Now the Green Blade Rises A wonderful Easter song which i learnt from the Travelling to Freedom collection

O Sacrament Most Holy Another one where the Living Parish Hymnal opens automatically.

One Bread, One Body a contemporary standard loved and sung in many parishes.

Only A Shadow The Catholic version of shadow boxing religion from  Carey Landry. I have spared listeners from Carey on this one as there is a passable version from Daniel O'Donnell.

Our Father How could I not include the  song that still crops up in the most unexpected liturgies. And I got to meet the good lady many years later but didn't get her autograph!!

Pange Lingua Gloriousi It usually only got an airing on Holy Thursday but that was enough to have it firmly planted in the memory bank.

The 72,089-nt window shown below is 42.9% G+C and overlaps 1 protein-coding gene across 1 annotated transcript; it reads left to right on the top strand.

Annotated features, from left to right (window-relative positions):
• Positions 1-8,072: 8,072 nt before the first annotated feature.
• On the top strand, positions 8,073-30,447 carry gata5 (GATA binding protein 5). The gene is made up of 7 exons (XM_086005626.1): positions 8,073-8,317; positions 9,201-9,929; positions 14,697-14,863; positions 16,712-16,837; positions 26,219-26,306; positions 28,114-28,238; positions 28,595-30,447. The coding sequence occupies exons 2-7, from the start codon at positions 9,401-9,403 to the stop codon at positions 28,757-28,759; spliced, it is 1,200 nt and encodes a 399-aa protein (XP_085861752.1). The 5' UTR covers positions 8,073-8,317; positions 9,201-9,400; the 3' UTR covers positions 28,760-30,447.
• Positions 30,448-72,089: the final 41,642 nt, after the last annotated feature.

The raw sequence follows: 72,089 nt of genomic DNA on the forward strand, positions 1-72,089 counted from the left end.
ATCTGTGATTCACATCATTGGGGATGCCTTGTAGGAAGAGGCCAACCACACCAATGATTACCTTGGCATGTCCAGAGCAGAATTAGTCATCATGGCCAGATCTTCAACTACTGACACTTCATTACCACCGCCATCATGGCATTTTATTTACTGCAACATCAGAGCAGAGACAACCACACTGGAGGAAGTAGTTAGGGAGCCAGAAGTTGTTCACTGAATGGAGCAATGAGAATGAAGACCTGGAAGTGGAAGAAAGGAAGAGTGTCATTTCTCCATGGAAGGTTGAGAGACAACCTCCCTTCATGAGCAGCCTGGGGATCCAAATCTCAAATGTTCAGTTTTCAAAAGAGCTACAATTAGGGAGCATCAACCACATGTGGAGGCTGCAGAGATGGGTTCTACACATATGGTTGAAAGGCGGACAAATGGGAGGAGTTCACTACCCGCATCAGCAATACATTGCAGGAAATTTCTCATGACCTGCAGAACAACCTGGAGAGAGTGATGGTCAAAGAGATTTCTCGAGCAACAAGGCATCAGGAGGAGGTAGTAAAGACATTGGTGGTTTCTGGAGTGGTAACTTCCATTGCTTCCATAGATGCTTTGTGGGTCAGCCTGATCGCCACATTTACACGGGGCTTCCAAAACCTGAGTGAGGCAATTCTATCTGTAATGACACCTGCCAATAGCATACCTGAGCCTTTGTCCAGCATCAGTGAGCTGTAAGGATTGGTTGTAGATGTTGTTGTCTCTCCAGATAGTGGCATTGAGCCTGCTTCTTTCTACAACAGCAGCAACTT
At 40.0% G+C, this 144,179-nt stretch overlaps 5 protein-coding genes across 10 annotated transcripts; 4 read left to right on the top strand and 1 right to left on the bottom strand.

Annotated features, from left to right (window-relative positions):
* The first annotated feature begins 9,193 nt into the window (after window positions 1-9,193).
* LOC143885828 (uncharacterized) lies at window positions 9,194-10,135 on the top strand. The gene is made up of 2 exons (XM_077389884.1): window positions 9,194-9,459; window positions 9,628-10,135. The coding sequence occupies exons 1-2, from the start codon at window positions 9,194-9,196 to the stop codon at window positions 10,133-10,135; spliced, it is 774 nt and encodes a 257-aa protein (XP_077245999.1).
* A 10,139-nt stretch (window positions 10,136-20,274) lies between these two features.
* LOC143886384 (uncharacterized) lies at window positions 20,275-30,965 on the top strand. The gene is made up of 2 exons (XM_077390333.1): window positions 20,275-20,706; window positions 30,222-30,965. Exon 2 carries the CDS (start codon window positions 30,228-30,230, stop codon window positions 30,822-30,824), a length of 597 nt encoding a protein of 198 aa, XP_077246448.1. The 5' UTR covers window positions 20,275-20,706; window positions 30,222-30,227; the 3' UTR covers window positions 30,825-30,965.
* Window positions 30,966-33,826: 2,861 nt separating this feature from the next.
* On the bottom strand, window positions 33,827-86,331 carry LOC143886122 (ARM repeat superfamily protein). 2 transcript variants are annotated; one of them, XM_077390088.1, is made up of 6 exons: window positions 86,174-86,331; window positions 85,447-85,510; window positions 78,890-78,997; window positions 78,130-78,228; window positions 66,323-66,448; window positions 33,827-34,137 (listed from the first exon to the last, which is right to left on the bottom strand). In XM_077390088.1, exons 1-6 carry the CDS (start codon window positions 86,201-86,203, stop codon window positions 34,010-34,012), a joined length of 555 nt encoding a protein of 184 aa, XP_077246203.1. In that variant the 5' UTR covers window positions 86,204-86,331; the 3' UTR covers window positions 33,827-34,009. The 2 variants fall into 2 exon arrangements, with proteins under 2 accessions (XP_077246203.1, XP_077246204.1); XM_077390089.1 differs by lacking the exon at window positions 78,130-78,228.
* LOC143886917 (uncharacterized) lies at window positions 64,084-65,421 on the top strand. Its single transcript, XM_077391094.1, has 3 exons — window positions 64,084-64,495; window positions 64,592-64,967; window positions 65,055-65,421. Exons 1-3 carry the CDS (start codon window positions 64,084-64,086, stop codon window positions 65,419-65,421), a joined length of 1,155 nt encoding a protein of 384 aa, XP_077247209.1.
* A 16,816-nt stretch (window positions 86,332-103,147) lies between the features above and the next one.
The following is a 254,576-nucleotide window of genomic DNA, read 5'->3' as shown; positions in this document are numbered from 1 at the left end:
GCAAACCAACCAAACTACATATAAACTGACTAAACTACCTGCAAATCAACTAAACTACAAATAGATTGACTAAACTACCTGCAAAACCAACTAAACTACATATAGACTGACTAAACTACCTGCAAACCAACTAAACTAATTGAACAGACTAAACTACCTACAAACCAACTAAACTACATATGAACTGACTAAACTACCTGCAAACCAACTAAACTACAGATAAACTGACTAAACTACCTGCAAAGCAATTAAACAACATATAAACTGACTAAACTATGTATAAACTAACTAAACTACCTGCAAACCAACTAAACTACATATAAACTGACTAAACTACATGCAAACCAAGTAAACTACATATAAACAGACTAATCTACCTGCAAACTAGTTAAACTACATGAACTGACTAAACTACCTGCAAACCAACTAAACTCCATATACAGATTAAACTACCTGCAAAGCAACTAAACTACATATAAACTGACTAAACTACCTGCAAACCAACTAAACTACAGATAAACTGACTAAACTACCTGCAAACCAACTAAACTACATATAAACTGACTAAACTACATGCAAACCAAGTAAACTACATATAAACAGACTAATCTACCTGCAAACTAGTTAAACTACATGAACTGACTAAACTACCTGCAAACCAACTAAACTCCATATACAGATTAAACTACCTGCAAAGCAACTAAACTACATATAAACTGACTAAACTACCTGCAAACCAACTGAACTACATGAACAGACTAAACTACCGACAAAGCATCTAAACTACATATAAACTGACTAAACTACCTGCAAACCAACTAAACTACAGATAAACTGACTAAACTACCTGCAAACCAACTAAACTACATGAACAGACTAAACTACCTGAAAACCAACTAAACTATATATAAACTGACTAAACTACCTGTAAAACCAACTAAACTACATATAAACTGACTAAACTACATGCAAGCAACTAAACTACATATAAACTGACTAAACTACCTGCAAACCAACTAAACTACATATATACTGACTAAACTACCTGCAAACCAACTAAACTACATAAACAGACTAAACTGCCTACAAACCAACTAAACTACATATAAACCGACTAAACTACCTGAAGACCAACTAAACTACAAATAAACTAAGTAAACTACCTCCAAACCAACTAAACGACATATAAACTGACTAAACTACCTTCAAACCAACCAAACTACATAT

Peter Kearney  has been called a pioneer in contemporary religious song. His earliest hymns 'Fill My House' and 'The Beatitudes' published in 1966 became internationally known. From 1982 Peter made music his work. As well as writing and publishing he has toured in all Australian states and overseas in Ireland, the United Kingdom and the USA to present his workshops and concerts.I have sung Peter's material for years in many settings.  See his bio.

Priestly People For a brief time before SLJ (St Louis Jesuits) everyone in Catholic parishes sang the music of the gifted Lucien Deiss.

Shalom Chaverim got in as the most popular Hebrew text in Catholic parishes in the 1970s.

Sons of God is one of those 60s songs that most of us have left behind in the archives of  forgettable songs of the era.

Soul of My Saviour is in the top ten selection from the Living Parish Hymnal

Spirit of God was blown all over Churches and schools in the 60s and 70s. I just love the reference to Sr Bubble .